from the say-what-now? dept

The Keith Alexander story just keeps getting more and more bizarre. Almost immediately after retiring from the top position at the NSA, where he oversaw the total failure of the NSA’s supposed “100% auditing” system, allowing Ed Snowden (and who knows how many others) to escape with all sorts of documents, Alexander announced that he had set up a cybersecurity firm— with the ridiculously Hollywood-ish name of IronNet Cybersecurity. A month ago, it was revealed that he’s going around asking banks to pay him $1 million per month for his “expertise.” That caused a few to wonder if he’s selling classified info, because really, what else could he offer?

Alexander has a new answer: Patents! Yes, Keith Alexander is claiming that he has an amazing new anti-hacker technique that is brilliant and wonderful and deserving of at least nine patents. According to Shane Harris over at Foreign Policy:

Alexander said he’ll file at least nine patents, and possibly more, for a system to detect so-called advanced persistent threats, or hackers who clandestinely burrow into a computer network in order to steal secrets or damage the network itself. It was those kinds of hackers who Alexander, when he was running the NSA, said were responsible for “the greatest transfer of wealth in American history” because they were routinely stealing trade secrets and competitive information from U.S. companies and giving it to their competitors, often in China.

Of course, this leads to all sorts of questions. If Alexander had such a brilliant, patentable solution for stopping hackers, why didn’t he, you know, use it while he was at the NSA. His response? He and an unnamed “partner” just came up with it in the last couple months after leaving office:

Asked why he didn’t share this new approach with the federal government when he was in charge of protecting its most important computer systems, Alexander said the key insight about using behavior models came from one of his business partners, whom he also declined to name, and that it takes an approach that the government hadn’t considered. It’s these methods that Alexander said he will seek to patent.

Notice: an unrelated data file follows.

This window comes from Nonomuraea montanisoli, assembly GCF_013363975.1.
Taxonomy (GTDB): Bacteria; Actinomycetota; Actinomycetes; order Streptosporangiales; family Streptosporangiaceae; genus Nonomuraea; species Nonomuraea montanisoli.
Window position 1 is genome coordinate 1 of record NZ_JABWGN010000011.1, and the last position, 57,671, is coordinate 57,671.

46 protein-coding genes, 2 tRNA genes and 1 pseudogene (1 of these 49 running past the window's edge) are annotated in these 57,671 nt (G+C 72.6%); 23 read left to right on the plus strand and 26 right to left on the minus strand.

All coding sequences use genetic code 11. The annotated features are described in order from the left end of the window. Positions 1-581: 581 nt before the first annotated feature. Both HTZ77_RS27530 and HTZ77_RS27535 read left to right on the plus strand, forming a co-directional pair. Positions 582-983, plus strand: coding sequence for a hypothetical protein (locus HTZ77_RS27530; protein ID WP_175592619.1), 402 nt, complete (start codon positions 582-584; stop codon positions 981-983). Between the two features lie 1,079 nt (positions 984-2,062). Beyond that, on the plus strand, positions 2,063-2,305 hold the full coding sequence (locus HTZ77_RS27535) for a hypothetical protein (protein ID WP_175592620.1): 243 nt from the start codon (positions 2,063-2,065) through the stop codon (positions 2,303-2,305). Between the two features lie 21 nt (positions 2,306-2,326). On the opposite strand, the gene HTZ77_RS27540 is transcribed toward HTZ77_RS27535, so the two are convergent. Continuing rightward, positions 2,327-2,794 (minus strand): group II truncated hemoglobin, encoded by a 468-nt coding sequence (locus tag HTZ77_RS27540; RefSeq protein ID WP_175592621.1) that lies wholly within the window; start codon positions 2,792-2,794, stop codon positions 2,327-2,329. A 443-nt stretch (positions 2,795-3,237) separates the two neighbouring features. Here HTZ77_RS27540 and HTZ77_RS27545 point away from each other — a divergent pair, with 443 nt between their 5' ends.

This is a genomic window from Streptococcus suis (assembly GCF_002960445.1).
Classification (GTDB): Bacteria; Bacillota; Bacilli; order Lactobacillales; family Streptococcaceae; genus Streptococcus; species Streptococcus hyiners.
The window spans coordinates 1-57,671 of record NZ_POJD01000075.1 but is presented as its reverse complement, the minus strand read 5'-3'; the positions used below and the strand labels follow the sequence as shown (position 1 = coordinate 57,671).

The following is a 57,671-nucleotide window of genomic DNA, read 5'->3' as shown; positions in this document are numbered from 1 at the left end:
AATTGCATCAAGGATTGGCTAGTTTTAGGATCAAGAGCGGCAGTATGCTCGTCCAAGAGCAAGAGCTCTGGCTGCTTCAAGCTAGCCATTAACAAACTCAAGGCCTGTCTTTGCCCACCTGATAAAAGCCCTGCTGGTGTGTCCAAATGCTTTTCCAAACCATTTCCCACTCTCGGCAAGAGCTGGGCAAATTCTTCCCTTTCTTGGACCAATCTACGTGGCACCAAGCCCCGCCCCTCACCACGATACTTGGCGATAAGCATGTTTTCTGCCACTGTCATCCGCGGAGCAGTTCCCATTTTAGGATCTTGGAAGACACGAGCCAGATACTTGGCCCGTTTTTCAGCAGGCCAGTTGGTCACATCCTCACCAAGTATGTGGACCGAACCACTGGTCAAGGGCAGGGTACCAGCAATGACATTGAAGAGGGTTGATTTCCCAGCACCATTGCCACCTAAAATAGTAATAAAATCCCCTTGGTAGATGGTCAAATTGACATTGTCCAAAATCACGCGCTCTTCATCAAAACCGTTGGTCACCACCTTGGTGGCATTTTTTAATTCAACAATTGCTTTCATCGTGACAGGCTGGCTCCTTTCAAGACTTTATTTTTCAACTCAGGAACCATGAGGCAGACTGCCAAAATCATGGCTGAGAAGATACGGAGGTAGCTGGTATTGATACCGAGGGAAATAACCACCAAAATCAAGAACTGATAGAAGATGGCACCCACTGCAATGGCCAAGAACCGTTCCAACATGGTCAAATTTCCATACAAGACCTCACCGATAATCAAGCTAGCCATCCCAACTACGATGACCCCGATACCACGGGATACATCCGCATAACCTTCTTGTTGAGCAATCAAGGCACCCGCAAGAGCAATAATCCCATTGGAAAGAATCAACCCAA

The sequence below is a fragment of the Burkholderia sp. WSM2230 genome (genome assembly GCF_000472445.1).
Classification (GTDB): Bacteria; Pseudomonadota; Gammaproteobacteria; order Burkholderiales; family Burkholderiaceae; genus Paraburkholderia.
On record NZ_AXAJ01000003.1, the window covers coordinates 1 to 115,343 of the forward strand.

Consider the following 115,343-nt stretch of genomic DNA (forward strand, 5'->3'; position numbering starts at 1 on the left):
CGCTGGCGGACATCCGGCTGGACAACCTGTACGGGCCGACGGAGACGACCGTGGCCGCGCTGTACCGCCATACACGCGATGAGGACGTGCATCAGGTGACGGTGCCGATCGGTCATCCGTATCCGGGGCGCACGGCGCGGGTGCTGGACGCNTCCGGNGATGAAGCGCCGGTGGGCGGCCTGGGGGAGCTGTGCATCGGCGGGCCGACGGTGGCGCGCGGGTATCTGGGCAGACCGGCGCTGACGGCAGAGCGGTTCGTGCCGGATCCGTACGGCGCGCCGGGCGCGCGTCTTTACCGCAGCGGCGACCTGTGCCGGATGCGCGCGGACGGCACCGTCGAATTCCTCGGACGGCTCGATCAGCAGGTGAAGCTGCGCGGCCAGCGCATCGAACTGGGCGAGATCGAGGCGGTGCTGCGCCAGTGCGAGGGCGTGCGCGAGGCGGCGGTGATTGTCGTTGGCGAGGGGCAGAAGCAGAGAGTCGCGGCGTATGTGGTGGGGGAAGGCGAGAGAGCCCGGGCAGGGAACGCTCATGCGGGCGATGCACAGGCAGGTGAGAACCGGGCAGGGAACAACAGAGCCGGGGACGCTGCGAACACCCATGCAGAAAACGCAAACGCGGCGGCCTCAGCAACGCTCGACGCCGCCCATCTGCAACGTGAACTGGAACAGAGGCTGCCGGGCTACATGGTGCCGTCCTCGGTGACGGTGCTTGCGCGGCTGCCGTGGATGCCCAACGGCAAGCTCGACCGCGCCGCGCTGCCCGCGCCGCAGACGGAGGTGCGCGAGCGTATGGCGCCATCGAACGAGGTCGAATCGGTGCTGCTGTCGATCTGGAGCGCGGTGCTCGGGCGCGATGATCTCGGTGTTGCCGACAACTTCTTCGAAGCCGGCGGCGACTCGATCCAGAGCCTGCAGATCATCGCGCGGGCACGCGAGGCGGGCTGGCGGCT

The report also notes that Alexander is a named inventor on seven patent applications filed while he was at the NSA (the US government keeps those), but that these new ones are totally separate.

Now, it is entirely possible that Alexander and his partner magically came up with some new way to deal with cybersecurity — though I’m skeptical. Cybersecurity work involves an awful lot of trial and error in the real world, and Alexander is insisting already that his “fundamentally new approach” will “jump” ahead of existing technology. That’s a bold claim for someone who hasn’t ever actually done work in the commercial field. One thing that we’ve pointed out for years, is that people who have no experience in actually building a technology business almost always overvalue the idea, and undervalue the execution. It certainly looks like Alexander is doing exactly that. He thinks that based on the idea alone — which is totally unproven — he’s worth $1 million per month. He claims three companies have already paid up, though he doesn’t say who (or how much they’re really paying). It seems likely that any actual payments are more because of Alexander’s connections, rather than his brilliant “idea.”

Harris spoke to another expert who notes that the approach Alexander is talking about (behavioral modeling) is one that’s been talked about and tried for years without success. In other words, it’s a perfect example of where ideas sound good, but execution matters. And yet, Alexander insists that his ideas alone — which haven’t been proven yet (and on which he hasn’t even filed these supposed patents) — are so amazing that they will change the nature of cybersecurity?

When Harris asks for more detail about the solution, Alexander wouldn’t tell him any more “given the sensitive nature of the work.” Except, of course, if he’s filing patents on it, the details are supposed to be revealed the public in fairly short order (18 months at most). And, really, if the solution is so great, they should be getting it out there and testing it. Security by obscurity is not the best proving ground. Actually having your solution tested is.

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